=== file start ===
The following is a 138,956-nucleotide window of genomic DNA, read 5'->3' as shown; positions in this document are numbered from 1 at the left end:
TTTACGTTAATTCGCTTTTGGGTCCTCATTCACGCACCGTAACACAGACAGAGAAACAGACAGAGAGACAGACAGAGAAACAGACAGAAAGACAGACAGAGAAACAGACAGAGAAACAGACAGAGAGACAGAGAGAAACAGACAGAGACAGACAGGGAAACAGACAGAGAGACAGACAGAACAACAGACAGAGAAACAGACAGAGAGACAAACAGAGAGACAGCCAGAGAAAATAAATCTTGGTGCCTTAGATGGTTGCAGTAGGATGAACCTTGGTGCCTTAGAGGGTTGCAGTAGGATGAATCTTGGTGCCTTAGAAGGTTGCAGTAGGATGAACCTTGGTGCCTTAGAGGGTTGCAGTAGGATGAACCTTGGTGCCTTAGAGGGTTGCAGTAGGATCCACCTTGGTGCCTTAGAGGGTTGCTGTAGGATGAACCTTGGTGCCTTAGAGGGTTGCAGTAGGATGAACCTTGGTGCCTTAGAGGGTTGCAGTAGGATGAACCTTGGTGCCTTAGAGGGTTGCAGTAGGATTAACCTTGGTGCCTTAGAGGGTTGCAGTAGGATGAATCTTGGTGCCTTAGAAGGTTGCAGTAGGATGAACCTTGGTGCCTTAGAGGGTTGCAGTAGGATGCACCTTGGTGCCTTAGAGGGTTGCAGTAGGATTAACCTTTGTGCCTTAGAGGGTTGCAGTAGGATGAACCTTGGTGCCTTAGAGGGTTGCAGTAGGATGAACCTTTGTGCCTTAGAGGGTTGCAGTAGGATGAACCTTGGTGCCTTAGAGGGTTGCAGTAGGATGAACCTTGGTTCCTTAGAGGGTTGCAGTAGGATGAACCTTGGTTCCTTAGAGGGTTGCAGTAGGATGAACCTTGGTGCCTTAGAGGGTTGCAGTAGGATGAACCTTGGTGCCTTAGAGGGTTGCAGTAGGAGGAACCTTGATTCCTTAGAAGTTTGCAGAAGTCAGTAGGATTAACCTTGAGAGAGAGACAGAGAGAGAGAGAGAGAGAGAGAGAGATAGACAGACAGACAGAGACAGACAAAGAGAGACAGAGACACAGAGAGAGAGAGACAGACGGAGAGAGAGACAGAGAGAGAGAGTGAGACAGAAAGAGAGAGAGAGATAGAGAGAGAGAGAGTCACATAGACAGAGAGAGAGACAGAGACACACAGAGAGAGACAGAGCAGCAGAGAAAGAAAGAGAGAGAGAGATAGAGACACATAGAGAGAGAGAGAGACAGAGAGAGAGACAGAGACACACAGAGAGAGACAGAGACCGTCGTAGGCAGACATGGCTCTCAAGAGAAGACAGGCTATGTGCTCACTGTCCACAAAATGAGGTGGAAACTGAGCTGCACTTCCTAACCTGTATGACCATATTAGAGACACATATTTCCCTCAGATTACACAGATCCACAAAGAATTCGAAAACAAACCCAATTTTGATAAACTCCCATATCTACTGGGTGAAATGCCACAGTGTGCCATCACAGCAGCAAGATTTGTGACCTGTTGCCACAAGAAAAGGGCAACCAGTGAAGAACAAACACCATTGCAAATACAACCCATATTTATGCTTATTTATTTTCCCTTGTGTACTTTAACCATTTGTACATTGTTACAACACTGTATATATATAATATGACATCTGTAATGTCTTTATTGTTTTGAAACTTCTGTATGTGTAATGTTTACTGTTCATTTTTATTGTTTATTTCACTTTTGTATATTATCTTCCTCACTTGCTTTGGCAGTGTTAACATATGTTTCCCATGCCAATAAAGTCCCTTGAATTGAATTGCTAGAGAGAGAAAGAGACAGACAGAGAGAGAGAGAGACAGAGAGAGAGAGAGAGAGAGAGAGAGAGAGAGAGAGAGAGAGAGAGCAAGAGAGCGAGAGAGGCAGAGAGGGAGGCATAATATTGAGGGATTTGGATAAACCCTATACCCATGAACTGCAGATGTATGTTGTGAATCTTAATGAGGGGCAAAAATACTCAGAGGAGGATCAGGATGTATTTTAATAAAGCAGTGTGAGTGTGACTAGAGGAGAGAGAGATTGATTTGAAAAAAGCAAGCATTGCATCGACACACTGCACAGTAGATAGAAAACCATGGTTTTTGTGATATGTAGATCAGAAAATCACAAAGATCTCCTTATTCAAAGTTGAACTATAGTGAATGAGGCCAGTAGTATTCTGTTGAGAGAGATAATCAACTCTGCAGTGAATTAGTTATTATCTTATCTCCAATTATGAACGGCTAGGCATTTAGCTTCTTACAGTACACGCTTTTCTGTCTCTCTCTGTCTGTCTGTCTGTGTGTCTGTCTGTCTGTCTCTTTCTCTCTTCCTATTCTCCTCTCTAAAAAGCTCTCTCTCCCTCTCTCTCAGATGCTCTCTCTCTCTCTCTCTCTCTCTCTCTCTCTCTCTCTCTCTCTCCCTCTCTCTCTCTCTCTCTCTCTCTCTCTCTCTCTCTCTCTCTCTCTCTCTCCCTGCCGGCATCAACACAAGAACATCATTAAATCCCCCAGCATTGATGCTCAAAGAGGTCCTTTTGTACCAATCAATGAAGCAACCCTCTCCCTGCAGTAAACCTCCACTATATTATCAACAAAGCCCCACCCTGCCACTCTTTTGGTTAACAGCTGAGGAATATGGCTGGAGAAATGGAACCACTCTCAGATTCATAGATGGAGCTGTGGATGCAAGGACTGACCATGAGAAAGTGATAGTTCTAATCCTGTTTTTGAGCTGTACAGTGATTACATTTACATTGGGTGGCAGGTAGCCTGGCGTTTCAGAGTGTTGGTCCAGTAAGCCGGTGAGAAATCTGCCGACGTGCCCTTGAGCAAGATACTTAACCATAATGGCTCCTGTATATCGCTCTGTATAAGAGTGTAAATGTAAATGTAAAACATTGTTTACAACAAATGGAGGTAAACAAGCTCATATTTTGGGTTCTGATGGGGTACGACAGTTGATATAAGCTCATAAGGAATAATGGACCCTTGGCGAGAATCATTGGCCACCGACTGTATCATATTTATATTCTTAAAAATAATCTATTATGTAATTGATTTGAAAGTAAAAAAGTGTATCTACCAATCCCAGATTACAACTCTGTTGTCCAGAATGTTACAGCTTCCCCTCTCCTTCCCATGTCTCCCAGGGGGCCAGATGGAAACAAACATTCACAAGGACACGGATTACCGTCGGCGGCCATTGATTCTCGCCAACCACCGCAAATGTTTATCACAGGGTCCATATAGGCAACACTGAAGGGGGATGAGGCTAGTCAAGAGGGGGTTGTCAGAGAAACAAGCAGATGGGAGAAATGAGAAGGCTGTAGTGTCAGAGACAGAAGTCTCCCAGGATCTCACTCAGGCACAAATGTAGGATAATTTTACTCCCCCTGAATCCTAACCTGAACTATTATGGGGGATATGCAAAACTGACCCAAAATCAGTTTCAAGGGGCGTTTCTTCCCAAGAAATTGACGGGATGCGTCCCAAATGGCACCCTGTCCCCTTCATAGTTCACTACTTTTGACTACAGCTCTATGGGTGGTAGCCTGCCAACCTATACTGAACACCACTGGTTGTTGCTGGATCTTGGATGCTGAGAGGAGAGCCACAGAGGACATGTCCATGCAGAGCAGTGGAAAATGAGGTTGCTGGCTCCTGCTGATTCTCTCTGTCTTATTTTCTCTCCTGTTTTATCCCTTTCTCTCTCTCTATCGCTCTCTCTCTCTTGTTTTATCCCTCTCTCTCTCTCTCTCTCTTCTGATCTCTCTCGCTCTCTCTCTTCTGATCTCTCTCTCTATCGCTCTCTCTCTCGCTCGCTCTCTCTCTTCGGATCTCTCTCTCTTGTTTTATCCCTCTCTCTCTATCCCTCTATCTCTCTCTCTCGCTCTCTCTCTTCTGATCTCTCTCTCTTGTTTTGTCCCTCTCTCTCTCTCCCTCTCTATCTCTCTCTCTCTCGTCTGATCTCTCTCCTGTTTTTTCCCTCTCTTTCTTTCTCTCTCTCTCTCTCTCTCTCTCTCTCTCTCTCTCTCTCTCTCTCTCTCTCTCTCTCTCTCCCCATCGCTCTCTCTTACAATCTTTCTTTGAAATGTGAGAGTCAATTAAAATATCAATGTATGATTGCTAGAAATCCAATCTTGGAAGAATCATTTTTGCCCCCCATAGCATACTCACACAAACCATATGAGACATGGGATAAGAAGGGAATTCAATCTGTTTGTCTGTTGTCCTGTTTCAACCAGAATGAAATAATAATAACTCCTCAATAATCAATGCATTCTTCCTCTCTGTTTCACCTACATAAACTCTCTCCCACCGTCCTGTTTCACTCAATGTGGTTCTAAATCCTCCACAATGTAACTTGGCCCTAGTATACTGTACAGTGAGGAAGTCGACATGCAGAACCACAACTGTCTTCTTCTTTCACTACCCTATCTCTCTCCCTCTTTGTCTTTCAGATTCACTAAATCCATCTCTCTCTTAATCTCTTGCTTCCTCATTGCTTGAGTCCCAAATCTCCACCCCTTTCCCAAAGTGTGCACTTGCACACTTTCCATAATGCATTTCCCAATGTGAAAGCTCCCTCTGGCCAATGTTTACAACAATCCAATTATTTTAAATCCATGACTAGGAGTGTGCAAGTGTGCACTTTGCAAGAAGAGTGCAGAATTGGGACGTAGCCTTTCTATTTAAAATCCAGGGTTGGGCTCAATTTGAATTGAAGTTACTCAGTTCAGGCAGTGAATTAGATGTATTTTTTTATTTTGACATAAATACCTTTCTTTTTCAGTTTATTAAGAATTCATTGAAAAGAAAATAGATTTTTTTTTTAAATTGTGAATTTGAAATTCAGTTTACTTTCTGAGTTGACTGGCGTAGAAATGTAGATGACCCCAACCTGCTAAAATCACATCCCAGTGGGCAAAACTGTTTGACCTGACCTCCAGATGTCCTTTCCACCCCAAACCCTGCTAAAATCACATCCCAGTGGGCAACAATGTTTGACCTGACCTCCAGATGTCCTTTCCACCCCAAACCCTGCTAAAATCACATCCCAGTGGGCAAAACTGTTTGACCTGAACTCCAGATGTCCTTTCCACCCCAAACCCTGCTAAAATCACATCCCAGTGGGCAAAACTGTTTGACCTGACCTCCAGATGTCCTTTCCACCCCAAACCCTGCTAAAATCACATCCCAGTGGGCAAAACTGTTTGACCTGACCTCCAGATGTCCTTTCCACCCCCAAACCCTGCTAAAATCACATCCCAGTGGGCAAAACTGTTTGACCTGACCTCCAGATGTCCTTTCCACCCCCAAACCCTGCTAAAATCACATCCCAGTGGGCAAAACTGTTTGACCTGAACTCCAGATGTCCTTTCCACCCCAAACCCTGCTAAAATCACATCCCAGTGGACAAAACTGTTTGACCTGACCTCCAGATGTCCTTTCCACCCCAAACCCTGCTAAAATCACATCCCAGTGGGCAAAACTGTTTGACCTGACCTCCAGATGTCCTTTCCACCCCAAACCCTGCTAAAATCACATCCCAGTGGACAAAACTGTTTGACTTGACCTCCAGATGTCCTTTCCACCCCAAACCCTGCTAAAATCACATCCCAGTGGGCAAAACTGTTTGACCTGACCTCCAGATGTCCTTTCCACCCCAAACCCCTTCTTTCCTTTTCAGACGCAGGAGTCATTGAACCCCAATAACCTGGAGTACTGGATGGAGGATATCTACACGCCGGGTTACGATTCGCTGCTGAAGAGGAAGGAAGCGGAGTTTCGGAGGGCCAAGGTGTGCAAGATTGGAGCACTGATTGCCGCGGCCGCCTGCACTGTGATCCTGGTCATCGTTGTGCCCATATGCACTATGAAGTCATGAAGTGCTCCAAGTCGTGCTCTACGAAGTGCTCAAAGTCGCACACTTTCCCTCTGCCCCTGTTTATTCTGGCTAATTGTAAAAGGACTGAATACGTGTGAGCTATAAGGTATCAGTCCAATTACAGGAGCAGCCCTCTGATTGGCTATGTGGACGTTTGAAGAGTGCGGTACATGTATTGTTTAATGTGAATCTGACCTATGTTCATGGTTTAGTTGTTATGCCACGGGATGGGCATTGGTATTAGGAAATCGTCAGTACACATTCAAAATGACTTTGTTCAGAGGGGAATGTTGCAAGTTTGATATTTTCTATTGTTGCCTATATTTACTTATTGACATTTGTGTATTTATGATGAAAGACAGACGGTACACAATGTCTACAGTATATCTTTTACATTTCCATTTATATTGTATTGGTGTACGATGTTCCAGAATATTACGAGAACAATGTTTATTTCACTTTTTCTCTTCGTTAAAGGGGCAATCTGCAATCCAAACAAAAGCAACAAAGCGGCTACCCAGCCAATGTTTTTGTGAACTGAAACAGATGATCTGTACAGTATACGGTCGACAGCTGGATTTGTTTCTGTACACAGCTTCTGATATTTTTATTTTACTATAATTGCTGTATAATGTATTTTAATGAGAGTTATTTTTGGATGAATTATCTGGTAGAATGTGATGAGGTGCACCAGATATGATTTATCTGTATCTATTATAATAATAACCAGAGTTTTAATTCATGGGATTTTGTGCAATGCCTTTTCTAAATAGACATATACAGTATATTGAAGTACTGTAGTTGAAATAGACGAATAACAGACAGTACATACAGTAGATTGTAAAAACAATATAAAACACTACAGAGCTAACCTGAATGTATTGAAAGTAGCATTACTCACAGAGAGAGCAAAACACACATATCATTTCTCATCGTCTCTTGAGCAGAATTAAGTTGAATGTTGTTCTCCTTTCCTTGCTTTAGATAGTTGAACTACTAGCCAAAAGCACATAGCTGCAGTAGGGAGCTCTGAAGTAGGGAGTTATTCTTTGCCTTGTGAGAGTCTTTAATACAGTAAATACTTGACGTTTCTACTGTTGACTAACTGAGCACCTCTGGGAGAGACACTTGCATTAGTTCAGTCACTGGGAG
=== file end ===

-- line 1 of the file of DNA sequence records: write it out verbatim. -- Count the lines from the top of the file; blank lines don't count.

The following is a 138,956-nucleotide window of genomic DNA, read 5'->3' as shown; positions in this document are numbered from 1 at the left end: